One of the most exciting and potentially game-changing behavioural biometrics technologies is mouse movement analysis, which measures the relative extent of position of the cursor as it changes and moves. The most obvious factor is the speed of mouse movement. The idle time between a mouse movement and a click is as typical as the elapsed time between two clicks of a double click. What’s more, the angular velocity (the rate of change of angular position of a rotating body – i.e. the mouse cursor) can also be a useful characteristic with which to identify a user.
Behavioural biometrics are often the overlooked form of biometrics but can be the most useful. Because while it may be possible for attackers to breach a system, impersonating an administrator to carry out bad actions, with behavioural biometrics in place, it’s possible to detect and stop the impersonator in their tracks before s/he can cause real damage.
Biometrics in IT security
As our world becomes digitised, authentication has become an increasingly significant and challenging issue. A large majority of data breaches, for example, originate from stealing the credentials of users, which allow cybercriminals to access the most valuable assets in the IT infrastructure of multi-national companies. According to Verizon Data Breach Investigations Report 2017, “81 per cent of hacking-related breaches leveraged either stolen and/or weak passwords.” This vulnerability can be secured through the effective application of three key biometrical practices in tandem.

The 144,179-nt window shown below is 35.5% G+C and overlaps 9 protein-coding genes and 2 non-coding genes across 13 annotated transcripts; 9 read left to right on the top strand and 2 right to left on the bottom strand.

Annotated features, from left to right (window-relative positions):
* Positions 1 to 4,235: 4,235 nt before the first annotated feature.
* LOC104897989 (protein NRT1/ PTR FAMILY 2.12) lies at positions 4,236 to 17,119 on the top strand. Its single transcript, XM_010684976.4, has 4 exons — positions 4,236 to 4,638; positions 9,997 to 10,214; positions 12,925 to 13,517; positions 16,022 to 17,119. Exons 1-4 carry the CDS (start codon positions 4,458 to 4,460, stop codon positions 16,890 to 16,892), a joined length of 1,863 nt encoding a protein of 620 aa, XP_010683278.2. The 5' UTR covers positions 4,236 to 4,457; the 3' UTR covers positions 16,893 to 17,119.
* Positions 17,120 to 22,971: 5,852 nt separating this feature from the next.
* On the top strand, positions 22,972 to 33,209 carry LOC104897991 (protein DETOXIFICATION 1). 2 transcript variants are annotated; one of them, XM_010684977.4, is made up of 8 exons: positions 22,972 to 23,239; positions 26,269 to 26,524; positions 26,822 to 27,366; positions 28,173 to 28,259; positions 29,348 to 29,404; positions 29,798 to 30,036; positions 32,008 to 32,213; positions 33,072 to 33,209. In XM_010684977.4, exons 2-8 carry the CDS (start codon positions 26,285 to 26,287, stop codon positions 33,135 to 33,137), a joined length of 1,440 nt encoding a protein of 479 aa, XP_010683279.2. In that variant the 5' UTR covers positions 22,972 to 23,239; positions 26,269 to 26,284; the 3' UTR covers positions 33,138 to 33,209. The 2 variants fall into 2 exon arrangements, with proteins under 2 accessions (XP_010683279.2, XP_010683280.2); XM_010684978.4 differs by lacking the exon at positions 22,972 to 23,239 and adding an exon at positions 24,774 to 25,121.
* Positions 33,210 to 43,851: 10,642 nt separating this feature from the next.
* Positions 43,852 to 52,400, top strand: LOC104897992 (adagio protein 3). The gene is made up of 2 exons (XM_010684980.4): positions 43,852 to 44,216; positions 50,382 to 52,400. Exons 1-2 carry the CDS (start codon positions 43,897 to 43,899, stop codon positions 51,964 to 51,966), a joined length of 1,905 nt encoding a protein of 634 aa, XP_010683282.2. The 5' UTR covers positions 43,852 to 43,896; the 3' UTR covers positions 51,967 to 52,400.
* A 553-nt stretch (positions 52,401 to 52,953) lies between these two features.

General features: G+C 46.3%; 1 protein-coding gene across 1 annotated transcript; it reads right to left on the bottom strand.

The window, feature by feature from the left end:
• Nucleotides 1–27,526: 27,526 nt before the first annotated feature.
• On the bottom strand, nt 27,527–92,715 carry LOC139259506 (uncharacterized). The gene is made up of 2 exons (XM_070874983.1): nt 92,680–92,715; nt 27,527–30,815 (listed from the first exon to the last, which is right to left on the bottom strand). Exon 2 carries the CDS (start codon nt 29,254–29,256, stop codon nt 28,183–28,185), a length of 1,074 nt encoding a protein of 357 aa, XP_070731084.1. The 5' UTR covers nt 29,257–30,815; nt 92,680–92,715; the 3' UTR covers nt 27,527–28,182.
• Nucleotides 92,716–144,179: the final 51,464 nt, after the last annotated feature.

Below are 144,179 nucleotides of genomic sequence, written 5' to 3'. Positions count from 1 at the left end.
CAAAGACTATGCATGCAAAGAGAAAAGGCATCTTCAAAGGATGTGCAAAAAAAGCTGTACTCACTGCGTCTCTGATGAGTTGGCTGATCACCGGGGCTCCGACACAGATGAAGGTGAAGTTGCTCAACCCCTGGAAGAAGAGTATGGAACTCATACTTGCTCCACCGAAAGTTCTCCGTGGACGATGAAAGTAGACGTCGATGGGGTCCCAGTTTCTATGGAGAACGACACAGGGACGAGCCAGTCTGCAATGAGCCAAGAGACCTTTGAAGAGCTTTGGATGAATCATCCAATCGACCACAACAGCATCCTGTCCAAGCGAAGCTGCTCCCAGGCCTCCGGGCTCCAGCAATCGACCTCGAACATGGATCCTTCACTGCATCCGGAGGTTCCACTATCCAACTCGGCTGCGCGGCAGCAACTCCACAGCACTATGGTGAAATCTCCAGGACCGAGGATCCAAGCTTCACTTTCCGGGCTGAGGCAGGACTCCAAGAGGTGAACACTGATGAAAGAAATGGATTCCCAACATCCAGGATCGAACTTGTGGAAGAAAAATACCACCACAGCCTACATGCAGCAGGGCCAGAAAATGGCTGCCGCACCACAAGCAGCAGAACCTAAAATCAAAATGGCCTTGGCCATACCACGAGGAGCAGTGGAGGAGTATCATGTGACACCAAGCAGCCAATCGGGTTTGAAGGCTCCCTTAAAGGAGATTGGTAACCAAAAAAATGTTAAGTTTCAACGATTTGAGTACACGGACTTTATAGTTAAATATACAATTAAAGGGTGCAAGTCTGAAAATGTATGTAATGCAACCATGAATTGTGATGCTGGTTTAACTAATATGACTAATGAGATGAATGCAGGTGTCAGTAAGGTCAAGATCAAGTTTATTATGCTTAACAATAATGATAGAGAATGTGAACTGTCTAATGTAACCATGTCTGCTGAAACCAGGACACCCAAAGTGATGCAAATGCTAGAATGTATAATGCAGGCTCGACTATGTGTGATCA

Continuous monitoring on a non-obtrusive way
One-off authentication is useless if an external attacker has compromised user credentials. Users
find multiple authentications cumbersome and time-consuming, so they are likely to circumvent them where possible. Continuous, behaviour-based monitoring offers a new approach to authentication.
Although in most cases criminals spend days, weeks or even months in the IT system before being detected, they sometimes access the most critical data in the first few minutes. For this reason, it is crucial to catch the criminals as soon as possible.
As security analysts are already overwhelmed by thousands of false alerts generated by their existing security solutions, a technology producing more false positive alerts is not an option. Therefore, by combining a number of biometrical data points, the accuracy can be improved to confidently prove that yes, this is the correct person it is providing access to.
One of the first things that IT security professionals need to know is that there are no “silver bullets” in the IT security field – biometrics, although an advanced technology, still possess flaws when used in isolation. Defence in depth - that is, layered security mechanisms increase security of the system as a whole - is one of the oldest IT security concepts. If an attack causes one security mechanism to fail, other mechanisms may still provide the necessary security to protect the system.
Paul Walker, Technical Director, One Identity (opens in new tab)
Image source: Shutterstock/Anton Watman